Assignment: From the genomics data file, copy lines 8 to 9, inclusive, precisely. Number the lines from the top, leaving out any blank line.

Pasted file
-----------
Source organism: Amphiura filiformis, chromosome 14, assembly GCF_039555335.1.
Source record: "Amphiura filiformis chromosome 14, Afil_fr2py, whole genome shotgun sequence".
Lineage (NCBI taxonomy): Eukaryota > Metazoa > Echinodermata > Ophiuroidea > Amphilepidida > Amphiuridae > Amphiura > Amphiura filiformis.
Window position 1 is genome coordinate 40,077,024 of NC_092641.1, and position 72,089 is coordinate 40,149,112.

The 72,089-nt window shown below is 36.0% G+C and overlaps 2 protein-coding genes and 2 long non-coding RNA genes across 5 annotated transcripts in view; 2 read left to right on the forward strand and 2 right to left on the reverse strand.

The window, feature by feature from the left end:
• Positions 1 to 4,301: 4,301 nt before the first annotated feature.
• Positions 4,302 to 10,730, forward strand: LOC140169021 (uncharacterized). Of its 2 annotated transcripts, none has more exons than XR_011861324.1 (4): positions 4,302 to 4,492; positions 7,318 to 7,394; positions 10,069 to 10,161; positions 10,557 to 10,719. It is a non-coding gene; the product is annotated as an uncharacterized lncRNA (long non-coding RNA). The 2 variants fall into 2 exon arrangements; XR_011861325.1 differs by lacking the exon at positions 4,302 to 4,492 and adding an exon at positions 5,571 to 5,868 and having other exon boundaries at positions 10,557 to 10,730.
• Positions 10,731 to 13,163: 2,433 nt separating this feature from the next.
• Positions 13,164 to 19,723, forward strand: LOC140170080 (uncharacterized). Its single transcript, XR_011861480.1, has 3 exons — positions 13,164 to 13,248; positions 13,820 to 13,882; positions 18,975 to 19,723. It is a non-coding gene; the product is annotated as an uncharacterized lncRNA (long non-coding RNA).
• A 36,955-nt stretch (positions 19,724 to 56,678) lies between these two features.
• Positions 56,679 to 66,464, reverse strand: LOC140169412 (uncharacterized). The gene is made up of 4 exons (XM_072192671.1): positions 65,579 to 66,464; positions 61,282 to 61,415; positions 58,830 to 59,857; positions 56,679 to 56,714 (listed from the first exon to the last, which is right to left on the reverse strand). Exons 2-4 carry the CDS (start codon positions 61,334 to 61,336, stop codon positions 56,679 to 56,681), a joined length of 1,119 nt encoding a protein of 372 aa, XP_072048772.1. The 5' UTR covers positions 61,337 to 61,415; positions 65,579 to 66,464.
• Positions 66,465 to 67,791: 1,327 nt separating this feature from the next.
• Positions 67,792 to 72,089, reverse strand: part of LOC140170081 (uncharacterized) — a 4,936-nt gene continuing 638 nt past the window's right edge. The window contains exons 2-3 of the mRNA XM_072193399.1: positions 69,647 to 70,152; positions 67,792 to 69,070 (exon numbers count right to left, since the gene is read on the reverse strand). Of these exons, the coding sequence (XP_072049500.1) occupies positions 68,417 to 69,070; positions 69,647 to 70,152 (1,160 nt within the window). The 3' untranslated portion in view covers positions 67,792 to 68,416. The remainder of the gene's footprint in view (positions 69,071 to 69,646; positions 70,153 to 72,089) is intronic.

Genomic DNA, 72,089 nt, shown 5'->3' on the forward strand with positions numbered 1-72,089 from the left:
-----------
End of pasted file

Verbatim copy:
• Positions 4,302 to 10,730, forward strand: LOC140169021 (uncharacterized). Of its 2 annotated transcripts, none has more exons than XR_011861324.1 (4): positions 4,302 to 4,492; positions 7,318 to 7,394; positions 10,069 to 10,161; positions 10,557 to 10,719. It is a non-coding gene; the product is annotated as an uncharacterized lncRNA (long non-coding RNA). The 2 variants fall into 2 exon arrangements; XR_011861325.1 differs by lacking the exon at positions 4,302 to 4,492 and adding an exon at positions 5,571 to 5,868 and having other exon boundaries at positions 10,557 to 10,730.
• Positions 10,731 to 13,163: 2,433 nt separating this feature from the next.